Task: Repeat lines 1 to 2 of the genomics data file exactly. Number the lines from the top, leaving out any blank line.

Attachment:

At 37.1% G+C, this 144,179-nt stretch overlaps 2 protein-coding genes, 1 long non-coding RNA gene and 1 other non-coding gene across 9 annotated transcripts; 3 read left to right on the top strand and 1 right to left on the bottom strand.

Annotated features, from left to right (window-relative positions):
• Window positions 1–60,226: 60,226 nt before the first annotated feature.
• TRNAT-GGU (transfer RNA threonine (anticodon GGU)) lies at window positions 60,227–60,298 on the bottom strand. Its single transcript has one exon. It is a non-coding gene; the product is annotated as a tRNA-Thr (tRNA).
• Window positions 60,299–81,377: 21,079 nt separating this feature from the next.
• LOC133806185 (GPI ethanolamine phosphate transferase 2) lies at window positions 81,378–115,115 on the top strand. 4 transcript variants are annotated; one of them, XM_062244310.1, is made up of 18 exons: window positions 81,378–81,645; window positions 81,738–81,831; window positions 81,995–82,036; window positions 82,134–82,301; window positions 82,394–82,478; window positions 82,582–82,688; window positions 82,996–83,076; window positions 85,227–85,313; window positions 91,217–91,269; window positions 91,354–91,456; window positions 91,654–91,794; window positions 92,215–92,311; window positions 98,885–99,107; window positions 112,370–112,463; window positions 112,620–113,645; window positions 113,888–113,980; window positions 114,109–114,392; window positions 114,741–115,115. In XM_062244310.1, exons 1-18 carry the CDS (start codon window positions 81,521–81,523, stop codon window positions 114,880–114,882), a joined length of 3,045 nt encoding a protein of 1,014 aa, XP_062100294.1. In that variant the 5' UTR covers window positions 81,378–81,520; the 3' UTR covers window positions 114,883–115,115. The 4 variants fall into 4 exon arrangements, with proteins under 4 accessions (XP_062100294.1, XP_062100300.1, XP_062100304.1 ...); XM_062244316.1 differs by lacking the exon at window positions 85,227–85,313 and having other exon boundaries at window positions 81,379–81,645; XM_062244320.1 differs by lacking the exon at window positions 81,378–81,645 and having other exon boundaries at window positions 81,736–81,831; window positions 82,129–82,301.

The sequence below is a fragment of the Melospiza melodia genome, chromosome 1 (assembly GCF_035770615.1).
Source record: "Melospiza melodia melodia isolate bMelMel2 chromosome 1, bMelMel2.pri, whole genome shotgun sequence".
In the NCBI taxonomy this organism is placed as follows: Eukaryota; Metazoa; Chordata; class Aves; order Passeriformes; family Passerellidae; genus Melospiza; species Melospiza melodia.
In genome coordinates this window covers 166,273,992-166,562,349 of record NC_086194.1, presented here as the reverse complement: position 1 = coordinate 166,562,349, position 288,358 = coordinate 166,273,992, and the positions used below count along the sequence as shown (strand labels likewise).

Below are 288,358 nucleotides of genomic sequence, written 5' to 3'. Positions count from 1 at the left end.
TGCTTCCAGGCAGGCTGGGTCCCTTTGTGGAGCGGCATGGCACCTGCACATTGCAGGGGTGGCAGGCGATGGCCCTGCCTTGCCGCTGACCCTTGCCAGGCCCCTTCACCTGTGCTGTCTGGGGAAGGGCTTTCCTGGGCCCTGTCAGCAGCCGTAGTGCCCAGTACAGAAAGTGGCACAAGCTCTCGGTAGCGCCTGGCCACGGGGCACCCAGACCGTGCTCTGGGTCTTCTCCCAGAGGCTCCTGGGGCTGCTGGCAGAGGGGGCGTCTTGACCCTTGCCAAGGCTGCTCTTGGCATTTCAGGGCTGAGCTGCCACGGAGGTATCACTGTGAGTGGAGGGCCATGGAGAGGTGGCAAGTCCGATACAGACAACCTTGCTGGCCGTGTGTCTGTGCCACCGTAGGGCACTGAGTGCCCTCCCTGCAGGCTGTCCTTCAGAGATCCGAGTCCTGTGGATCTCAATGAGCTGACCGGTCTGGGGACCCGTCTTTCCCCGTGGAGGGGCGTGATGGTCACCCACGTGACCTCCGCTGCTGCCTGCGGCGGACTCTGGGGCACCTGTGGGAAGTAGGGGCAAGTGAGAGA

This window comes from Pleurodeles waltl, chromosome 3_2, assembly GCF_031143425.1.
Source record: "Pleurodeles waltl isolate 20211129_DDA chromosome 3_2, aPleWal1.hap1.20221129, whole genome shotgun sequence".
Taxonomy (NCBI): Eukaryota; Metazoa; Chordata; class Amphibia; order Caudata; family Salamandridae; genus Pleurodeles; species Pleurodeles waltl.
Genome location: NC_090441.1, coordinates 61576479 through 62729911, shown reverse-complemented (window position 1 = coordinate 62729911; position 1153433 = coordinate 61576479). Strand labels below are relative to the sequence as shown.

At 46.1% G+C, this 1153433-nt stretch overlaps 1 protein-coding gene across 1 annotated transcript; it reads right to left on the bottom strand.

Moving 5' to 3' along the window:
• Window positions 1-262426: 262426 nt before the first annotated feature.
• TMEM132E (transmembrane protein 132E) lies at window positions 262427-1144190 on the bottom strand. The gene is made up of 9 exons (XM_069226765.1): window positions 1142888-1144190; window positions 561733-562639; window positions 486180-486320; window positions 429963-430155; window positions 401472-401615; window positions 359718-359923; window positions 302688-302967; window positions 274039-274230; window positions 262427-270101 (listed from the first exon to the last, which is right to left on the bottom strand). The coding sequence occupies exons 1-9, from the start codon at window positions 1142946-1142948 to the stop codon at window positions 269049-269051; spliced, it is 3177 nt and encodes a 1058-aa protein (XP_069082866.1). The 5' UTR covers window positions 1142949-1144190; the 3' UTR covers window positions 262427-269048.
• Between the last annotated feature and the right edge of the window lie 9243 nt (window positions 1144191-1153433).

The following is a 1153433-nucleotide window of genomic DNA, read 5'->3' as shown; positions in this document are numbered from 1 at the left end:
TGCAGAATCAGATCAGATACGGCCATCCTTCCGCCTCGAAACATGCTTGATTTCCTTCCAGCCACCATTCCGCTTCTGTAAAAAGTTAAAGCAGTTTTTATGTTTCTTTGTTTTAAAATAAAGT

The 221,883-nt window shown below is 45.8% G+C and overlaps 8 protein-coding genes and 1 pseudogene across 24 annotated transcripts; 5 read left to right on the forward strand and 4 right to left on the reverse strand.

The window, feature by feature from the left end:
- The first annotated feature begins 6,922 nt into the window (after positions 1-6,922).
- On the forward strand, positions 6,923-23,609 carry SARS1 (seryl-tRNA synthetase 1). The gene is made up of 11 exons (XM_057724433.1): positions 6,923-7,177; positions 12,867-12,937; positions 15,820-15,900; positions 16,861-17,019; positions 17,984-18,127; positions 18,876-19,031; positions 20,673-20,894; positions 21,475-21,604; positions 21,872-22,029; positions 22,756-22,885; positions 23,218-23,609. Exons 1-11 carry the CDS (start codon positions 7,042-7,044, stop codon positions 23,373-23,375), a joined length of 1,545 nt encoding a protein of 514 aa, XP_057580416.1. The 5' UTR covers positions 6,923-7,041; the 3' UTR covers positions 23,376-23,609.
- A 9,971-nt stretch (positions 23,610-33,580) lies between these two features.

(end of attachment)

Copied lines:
At 37.1% G+C, this 144,179-nt stretch overlaps 2 protein-coding genes, 1 long non-coding RNA gene and 1 other non-coding gene across 9 annotated transcripts; 3 read left to right on the top strand and 1 right to left on the bottom strand.

Annotated features, from left to right (window-relative positions):